Essentially all programs are broken down into smaller units, each dedicated to performing a specific task. In C such a unit is called a function. Other names are subroutine, routine, procedure, or subprogram. We will use the C terminology, “function,” to discuss subroutines. Regardless of the name, these chunks of code make up a callable unit that follows the general pattern:
The calling function passes zero or more arguments (pieces of data) to the called function.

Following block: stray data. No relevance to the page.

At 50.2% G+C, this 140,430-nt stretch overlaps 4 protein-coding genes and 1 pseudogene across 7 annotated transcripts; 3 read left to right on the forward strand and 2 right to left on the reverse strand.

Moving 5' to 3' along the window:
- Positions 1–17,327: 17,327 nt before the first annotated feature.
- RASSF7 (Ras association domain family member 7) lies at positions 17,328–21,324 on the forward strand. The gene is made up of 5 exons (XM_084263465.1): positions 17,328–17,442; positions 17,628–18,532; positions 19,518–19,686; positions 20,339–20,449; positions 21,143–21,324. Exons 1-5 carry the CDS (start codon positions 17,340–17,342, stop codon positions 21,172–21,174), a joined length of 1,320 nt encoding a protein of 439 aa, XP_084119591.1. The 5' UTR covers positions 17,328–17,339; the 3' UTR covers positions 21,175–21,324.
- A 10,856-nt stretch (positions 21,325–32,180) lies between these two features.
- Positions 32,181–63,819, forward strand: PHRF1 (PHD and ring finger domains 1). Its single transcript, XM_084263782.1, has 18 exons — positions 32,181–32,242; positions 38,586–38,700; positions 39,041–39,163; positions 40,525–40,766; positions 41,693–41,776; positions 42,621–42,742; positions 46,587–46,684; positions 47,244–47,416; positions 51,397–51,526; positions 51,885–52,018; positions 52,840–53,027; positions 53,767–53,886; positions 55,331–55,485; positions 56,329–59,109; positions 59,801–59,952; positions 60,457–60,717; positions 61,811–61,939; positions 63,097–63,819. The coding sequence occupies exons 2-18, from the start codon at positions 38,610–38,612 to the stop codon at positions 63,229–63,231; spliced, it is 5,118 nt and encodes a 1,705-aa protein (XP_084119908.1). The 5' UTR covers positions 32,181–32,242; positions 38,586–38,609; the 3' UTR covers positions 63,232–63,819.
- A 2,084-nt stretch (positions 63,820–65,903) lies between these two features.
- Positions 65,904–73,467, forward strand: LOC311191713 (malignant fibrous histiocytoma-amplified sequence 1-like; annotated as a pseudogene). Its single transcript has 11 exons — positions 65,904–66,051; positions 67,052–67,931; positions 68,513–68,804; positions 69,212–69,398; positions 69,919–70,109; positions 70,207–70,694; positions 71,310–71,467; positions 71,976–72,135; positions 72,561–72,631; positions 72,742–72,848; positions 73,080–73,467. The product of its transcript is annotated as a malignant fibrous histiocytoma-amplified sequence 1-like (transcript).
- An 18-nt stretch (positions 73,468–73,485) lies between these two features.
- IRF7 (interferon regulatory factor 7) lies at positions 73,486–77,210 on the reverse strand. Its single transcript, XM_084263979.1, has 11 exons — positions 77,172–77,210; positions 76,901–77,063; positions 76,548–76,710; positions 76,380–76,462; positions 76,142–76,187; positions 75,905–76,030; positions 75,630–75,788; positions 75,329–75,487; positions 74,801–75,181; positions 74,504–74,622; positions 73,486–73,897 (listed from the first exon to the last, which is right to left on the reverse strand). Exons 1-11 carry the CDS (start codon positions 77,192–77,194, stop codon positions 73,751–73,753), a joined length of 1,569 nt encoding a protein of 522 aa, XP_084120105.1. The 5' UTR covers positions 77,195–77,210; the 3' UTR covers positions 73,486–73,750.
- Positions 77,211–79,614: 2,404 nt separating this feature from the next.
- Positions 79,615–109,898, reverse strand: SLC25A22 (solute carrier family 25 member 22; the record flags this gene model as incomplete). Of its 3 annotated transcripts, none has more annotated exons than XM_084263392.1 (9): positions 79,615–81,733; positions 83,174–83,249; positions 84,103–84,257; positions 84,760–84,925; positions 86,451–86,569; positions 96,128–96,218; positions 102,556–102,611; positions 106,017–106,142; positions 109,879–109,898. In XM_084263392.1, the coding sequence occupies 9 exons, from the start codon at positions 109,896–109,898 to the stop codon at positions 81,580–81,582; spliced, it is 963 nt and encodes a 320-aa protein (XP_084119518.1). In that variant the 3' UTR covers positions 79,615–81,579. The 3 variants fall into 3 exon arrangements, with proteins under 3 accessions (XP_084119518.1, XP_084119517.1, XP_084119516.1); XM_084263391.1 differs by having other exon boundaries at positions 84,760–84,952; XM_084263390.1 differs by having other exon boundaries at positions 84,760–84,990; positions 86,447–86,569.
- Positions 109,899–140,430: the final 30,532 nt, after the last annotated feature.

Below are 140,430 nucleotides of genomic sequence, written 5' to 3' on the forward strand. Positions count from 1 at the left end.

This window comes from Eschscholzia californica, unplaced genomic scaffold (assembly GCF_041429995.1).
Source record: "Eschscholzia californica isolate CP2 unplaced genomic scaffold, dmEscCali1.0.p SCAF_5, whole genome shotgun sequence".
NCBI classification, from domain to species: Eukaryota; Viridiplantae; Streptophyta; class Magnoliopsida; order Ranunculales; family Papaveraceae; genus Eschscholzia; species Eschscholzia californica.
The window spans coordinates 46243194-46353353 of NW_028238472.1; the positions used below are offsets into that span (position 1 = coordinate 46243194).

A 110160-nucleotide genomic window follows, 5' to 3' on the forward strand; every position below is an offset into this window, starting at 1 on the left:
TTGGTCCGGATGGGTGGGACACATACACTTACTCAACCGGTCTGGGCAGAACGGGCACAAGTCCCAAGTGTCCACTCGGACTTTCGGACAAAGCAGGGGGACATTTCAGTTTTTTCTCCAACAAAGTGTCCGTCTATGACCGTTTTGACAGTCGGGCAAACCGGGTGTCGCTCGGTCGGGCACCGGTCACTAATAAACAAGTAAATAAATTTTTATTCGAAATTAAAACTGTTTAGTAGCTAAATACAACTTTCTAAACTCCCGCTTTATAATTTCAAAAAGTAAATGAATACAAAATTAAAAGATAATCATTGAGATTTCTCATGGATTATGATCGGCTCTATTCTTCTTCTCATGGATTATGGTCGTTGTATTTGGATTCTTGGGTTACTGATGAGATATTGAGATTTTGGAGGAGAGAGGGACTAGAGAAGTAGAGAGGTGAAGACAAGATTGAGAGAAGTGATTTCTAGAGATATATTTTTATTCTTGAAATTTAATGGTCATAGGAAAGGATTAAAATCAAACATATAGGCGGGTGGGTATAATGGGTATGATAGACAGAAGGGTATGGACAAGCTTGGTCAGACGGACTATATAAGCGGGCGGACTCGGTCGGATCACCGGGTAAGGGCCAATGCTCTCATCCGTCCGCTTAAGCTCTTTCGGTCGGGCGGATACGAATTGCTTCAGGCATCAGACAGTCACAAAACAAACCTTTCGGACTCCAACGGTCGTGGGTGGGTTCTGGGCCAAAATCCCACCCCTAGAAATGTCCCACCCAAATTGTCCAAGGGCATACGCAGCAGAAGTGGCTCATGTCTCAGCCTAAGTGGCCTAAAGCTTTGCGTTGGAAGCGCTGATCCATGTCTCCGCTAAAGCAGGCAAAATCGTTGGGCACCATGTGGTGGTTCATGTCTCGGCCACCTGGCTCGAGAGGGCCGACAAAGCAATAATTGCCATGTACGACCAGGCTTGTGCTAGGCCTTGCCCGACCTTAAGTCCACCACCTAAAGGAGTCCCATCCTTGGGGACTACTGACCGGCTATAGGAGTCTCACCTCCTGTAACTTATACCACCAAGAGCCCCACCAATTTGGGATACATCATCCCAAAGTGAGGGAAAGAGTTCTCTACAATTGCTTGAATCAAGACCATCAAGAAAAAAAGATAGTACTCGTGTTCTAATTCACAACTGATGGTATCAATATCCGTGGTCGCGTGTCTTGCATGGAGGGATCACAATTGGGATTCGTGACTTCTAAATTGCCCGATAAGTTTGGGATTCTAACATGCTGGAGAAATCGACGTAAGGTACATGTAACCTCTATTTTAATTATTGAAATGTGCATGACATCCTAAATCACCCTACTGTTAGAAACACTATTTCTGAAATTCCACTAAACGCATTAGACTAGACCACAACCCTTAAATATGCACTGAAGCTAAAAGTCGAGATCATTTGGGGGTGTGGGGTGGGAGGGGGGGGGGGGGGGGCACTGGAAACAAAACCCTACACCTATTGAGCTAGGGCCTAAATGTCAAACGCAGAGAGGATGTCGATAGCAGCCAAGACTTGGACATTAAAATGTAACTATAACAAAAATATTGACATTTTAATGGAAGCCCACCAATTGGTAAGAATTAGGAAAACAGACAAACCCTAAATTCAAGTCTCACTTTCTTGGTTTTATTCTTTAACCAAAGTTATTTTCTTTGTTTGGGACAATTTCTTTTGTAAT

The called function uses this input data as parameters to perform its action.
The called function returns program flow back to the calling function, possibly providing a returned data value.
In Section 2.9 you learned that all C programs begin with a function named main, which you can think of as a subroutine that is called by the operating system. In this chapter you will learn how the main function is organized (which is typical of all functions in C, and how you can call other functions from main. You will also learn how a function allocates memory for its own use while it is being executed. In Chapter 13 you will learn how to write functions that are called by main.